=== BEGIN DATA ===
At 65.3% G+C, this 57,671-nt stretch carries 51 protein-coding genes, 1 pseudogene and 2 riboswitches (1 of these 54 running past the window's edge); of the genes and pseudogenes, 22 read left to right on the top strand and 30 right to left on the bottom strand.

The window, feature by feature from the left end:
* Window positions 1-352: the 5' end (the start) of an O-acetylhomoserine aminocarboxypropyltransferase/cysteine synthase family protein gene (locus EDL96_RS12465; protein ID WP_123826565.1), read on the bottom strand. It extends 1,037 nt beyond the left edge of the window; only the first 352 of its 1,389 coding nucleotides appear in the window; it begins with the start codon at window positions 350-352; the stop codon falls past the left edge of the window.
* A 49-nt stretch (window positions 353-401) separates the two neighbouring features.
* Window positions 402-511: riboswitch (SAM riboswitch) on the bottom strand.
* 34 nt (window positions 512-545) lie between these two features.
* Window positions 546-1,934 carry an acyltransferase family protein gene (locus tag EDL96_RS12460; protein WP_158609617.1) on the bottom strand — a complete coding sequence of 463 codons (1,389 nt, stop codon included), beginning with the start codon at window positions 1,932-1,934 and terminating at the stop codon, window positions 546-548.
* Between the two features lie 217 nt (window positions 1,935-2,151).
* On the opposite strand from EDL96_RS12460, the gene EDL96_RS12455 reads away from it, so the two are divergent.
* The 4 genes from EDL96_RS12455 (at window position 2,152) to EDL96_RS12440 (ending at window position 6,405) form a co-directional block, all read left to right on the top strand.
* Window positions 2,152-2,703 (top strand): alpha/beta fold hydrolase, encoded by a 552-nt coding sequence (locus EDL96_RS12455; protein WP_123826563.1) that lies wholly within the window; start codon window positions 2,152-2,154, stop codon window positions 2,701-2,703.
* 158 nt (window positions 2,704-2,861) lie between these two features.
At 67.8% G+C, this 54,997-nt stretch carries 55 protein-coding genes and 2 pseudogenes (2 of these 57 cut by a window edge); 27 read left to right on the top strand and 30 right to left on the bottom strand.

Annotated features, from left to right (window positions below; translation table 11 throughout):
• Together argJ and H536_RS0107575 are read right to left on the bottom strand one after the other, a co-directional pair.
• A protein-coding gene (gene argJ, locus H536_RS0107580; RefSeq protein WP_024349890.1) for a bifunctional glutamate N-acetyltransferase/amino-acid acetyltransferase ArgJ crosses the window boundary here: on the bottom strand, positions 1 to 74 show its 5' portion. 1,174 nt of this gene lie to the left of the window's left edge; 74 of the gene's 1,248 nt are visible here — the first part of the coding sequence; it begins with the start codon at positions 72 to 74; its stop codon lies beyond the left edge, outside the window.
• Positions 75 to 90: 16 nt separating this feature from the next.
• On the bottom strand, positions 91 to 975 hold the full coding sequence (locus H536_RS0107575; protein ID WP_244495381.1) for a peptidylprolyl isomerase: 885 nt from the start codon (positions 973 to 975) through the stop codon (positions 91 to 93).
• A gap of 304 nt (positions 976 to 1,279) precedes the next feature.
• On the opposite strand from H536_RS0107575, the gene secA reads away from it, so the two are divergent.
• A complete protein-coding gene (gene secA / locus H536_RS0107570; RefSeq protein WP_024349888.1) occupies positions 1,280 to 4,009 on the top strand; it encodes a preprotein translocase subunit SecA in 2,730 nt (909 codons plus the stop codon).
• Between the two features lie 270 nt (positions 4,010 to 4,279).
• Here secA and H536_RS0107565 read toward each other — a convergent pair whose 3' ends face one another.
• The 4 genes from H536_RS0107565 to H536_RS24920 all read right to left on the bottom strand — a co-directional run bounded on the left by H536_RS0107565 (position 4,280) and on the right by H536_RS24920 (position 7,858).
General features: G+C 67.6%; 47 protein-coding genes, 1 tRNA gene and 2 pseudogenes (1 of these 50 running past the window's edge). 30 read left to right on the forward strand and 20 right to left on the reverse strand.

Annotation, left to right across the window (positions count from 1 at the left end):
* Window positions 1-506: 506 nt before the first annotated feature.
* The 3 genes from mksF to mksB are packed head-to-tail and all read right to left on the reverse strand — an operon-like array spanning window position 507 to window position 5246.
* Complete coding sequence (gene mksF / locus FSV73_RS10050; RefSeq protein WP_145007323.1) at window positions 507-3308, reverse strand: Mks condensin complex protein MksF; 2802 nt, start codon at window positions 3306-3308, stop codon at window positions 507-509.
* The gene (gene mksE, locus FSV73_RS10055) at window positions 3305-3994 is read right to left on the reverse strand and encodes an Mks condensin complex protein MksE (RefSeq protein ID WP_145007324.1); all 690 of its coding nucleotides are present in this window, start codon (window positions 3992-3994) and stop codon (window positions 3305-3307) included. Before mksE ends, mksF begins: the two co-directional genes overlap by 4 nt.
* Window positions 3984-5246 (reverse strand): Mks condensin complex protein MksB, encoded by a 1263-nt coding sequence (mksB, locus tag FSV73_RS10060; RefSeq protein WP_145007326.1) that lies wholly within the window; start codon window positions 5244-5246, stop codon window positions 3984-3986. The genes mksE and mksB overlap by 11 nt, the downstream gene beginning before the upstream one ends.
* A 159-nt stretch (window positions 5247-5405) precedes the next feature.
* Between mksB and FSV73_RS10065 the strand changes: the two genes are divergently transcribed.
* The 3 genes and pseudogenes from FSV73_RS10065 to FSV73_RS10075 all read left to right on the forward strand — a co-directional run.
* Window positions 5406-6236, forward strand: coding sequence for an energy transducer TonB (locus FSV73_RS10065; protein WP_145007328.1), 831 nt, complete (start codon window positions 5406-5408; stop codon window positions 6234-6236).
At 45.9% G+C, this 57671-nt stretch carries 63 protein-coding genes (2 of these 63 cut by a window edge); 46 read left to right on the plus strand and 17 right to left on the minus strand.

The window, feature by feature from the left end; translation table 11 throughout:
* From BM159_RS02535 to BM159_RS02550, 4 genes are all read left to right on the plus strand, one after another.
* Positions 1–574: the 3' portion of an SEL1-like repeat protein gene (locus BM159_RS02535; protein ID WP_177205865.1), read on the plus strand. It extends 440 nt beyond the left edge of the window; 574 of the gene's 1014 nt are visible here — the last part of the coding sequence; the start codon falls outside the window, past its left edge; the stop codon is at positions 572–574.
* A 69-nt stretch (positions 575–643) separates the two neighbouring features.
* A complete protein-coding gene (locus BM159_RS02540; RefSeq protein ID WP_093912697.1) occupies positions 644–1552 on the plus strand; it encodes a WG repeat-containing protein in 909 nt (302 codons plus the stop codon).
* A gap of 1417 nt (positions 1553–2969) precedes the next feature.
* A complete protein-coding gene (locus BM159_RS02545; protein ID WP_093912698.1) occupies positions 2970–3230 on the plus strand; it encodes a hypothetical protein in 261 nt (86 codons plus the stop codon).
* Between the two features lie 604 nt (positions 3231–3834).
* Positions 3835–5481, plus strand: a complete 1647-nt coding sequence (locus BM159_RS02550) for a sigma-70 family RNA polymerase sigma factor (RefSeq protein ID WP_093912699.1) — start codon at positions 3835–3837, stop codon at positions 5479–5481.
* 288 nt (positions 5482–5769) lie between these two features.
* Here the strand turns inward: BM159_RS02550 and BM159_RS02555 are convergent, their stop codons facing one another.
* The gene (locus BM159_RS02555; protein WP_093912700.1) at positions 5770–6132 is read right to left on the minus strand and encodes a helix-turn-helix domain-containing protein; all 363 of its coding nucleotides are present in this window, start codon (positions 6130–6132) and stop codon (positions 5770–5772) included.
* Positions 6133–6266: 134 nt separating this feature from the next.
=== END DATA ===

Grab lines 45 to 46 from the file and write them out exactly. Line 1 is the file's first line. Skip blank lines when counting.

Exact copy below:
* Positions 3835–5481, plus strand: a complete 1647-nt coding sequence (locus BM159_RS02550) for a sigma-70 family RNA polymerase sigma factor (RefSeq protein ID WP_093912699.1) — start codon at positions 3835–3837, stop codon at positions 5479–5481.
* 288 nt (positions 5482–5769) lie between these two features.